Trust In The Lord
Published: April 16, 2009
Deacon William W. Keeling, right, holds the Pascal candle, the preeminent symbol that Christ is the light of the world, for Father Gregory Goolsby during the service of light that begins the Easter Vigil service. (Photo by Jayna Hoffacker)
As we approach Easter, I find my favorite moments are included in “A Meditation on the Seven Last Words of Christ,” which St. Thomas Aquinas Church celebrates on Good Friday afternoon.
This liturgy is one in which I can pray with others, sing songs and have time for private meditation. The liturgy of the seven last words of Christ provides all of those elements, in simple and profound ways.
The songs are simple, yet extraordinarily beautiful. They are chants.
The first chant calls us to pray with Jesus. “Stay here and keep watch with me. The hour has come. Stay here and keep watch with me. Watch and pray.” And we watch and pray with Jesus for more than two hours—praying together in song and silent meditation.
For me, this liturgy captures elements of our universal church’s past. The mediation includes mostly chants, sung in English and Latin, which, when sung repeatedly, provide an ephemeral feeling. “Ubi caritas et amor, ubi caritas, Deus ibi est. Where charity and love are found, there is God.” The words themselves bring the melody to my mind.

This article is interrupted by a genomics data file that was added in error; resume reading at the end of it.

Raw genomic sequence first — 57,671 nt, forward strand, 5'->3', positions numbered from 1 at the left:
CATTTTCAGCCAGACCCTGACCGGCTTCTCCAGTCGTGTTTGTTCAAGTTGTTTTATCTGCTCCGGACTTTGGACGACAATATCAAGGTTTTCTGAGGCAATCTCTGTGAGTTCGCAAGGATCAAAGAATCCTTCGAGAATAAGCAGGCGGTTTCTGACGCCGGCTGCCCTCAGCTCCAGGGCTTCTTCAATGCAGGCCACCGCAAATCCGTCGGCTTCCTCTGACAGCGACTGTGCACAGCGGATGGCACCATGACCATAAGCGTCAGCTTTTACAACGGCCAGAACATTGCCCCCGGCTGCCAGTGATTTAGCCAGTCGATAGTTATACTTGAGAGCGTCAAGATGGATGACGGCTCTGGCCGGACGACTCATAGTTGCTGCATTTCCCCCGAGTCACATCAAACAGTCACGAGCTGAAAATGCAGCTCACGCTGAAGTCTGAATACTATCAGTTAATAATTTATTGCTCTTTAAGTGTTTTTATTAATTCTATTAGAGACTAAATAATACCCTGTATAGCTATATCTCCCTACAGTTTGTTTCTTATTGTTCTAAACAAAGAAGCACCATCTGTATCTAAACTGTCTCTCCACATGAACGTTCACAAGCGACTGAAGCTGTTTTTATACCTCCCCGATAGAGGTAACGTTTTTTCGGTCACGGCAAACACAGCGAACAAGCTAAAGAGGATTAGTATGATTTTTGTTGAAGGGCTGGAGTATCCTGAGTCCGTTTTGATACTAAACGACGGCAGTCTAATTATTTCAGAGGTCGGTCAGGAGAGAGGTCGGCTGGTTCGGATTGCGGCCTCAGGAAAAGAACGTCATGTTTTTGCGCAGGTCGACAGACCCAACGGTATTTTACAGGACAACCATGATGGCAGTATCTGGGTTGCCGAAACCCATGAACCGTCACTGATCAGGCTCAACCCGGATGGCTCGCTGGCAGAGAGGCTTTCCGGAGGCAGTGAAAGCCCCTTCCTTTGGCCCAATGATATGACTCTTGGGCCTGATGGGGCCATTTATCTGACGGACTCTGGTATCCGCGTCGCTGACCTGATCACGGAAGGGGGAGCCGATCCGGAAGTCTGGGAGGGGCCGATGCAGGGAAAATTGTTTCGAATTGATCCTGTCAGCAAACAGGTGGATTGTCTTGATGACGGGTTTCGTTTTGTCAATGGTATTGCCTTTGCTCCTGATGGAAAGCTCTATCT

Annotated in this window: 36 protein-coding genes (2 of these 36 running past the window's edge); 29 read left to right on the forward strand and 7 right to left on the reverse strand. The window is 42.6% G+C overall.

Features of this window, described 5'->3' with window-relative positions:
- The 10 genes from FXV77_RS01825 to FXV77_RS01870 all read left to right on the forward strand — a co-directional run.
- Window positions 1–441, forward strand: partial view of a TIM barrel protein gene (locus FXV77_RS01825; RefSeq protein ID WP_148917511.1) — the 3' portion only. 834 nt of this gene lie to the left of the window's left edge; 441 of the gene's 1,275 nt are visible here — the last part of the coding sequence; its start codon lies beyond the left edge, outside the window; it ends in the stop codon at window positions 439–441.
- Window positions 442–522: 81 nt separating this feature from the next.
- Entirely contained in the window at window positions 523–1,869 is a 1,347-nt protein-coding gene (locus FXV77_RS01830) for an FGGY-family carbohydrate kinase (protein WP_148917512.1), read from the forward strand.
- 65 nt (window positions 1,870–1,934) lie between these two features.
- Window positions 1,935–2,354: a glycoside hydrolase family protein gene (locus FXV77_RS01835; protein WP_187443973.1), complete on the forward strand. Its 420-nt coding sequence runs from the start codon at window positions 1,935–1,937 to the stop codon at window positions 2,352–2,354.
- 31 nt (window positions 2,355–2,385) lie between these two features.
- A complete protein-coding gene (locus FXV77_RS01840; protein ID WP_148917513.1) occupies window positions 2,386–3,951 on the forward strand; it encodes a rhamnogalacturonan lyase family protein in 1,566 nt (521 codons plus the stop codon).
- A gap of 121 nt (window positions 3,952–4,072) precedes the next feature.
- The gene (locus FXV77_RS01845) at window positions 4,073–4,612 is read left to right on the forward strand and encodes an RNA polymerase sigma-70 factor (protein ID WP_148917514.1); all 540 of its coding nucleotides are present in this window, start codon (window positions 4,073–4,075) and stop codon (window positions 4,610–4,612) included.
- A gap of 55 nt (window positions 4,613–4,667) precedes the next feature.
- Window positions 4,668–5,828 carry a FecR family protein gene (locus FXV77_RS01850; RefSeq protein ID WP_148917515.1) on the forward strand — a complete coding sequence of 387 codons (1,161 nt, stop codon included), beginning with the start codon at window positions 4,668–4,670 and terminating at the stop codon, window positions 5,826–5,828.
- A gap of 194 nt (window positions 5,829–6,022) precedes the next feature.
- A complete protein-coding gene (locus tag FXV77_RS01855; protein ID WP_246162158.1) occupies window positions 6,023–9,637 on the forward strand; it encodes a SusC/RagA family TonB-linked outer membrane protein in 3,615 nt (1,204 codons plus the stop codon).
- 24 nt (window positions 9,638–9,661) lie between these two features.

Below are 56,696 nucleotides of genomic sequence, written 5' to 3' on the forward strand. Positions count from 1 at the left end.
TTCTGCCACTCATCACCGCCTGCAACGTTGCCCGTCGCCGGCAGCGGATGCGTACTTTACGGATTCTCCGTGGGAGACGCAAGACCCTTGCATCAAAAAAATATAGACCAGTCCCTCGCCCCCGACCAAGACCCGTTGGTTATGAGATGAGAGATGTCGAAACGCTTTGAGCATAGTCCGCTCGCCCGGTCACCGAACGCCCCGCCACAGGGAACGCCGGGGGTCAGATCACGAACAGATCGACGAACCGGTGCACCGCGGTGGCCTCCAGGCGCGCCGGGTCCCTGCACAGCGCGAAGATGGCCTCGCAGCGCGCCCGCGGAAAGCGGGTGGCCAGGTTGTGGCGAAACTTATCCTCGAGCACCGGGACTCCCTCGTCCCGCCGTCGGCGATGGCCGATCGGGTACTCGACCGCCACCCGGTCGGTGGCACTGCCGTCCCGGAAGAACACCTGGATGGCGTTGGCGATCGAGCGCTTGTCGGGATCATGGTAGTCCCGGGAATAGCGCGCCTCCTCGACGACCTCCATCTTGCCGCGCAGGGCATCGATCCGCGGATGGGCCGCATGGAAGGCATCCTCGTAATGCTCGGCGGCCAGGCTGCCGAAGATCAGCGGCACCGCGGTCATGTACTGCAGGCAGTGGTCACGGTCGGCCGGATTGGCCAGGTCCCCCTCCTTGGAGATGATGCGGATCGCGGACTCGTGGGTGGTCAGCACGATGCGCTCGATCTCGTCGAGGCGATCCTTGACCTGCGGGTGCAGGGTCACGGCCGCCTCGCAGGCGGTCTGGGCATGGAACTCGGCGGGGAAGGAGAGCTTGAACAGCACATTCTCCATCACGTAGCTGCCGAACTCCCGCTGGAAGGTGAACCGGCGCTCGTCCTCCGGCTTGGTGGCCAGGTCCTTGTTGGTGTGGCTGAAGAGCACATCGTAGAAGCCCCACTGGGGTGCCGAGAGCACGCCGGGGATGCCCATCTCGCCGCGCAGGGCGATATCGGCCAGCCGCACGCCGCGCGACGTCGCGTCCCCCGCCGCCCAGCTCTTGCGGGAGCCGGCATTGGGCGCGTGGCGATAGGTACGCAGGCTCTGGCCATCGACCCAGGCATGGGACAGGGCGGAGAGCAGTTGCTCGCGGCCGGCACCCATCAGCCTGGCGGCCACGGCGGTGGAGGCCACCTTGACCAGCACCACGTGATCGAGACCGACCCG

The last words of Christ are actually seven short phrases spoken by Christ on Calvary, words that come not from any one Gospel, but from all the Gospels. The first word sets the tone: “Father, forgive them for they know not what they do.”
I particularly appreciate the opportunity for extensive quiet. I ponder on the torment Jesus suffered and on God’s love for us. I pray for my family and for me. I pray for all, knowing that it is through the great gift of the death and resurrection of our Lord that we are called to be with him in heaven.
This year brings me to this liturgy with remembrances and prayers for my wife, Cindy, who passed away in January. I think of her battle with cancer as I reflect on Christ’s journey to Calvary. She fought her fight praying all the while—as did Jesus. The seven words’ liturgy gives me the opportunity to prayerfully reflect upon Cindy’s life, our life, and her new life in heaven. And I rejoice in knowing that she is joined with her father and her mother, who passed away the day after Cindy.
The liturgy ends with Jesus’ last word: “Father, into your hands I commend my spirit.” With those words, Jesus inclined His head and died. The final chant follows: “Laudate omnes gentes, laudate Dominum. All peoples, praise the Lord.” A group prayer then resounds with the joyous proclamation: “I know I will see how good God is while I am still alive. Trust in the Lord. Be strong. Be brave. Trust in the Lord.”
The liturgy has ended. I am at peace. My heart and soul are with my Lord. I am calm, yet uplifted. I am joyous in Cindy’s resurrection—now with the Lord, and her mother and father.
Stan Kalisch and his late wife, Cindy, have been a part of St. Thomas Aquinas Church for more than 25 years. He currently heads the sacristan ministry, is an extraordinary minister of Holy Communion and is a member of the Liturgy Commission. He is a former chairperson of the St. Thomas Aquinas Parish Council.